Tuesday, March 19, 2013

Pine to Mahogany?

My new studio is limited on space so I had to get real creative to get a desk in there. I had three pieces (my library card catalog, my cheese box cupboard and my antique buffet) that are going to be forever staples in my studio so I had to rearrange my studio three times to get a desk to fit and it required making a custom desk top.
Now that I don’t have a woodshop behind my house, I had to get creative. I searched the aisles in Home Depot and found that they now carry boards already glued together. Wahoo!! The tools that I didn’t have, I didn’t need for this project. The boards were already glued! I used a pencil to sketch out the the shape of the desk. It needed it to be skinny at the far end so that the closet door would open.
I used my jigsaw to cut the shape out. I was going to have the island part facing toward the door until my husband questioned if I shouldn’t have it face into the room for better flow. I wanted it on the opposite side of my chair so my daughter could have a space at the desk. (that’s what she asked for Christmas, a desk in my studio; which we tried but it’s just too small so I told her that we could share a desk and get her a cool chair) and it will work she can still use her chair if the island faced into the room.
So, before I stained it, I flipped it over the way my husband suggested. It had a couple of wood knots and a few nicks that I would have strategically cut around if I had realized earlier that I would want the desk island to face the other direction. Oh well, it sanded out pretty well and I could live with the couple extra wood knots. After it was sanded I put on the first color of stain. Ummm, too light. I wanted it to match the antique pieces of furniture and it needed to be darker.
I streaked on some darker stain, keeping with the grain. I kept added strokes of stain until it was dark enough. With the streaks, it gave a different wood grain look that looked more like mahogany instead of pine. Perfect!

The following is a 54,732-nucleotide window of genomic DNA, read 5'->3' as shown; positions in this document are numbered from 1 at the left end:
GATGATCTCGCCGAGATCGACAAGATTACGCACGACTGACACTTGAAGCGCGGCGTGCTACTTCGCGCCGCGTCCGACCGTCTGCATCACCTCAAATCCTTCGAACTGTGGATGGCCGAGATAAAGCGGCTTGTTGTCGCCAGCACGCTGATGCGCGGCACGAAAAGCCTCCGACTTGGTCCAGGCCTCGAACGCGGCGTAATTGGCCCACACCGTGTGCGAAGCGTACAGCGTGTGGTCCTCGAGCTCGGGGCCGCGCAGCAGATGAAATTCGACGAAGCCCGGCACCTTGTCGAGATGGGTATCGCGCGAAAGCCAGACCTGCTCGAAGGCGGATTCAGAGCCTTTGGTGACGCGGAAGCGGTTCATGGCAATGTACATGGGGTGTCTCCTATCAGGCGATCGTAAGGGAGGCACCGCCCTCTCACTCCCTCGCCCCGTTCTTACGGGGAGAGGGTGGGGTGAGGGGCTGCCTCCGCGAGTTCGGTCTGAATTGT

As soon as I was ready to polyurethane it, we got a cold spell and it was too cold to poly outside so I had to take it inside to do the polyurethane. (I kept the door closed and the window cracked a bit so the smell wasn’t so bad) 
I Sanded between the second coat so that it will be super smooth. You need to use a 220 grit sandpaper between layers and wipe off the debris. You can add as many layers as you want, just sand between each layer. Always apply poly “with” the grain of the wood.
This the modular “desk” piece from the Utah studio that I have been currently using and was too long if I tried to put it between the cubes. It made the walk space too tight. The desk was carefully balanced on top of the cubes and if you moved it too far one way, your whole project found itself on the floor. I was ready for a custom desk top.
This pine/mahogany look-alike desk top has made all the difference on the flow of the studio. It gives such a great space to work on and fits the space perfectly!
Now I have a custom desk ready for projects!! It’s a pine wood that looks like mahogany or another more expensive wood! It’s has two layers of polyurethane so that makes it wipe-able and super durable.
A custom studio desk-top…matching the existing antiques and custom built furniture….Awesome!


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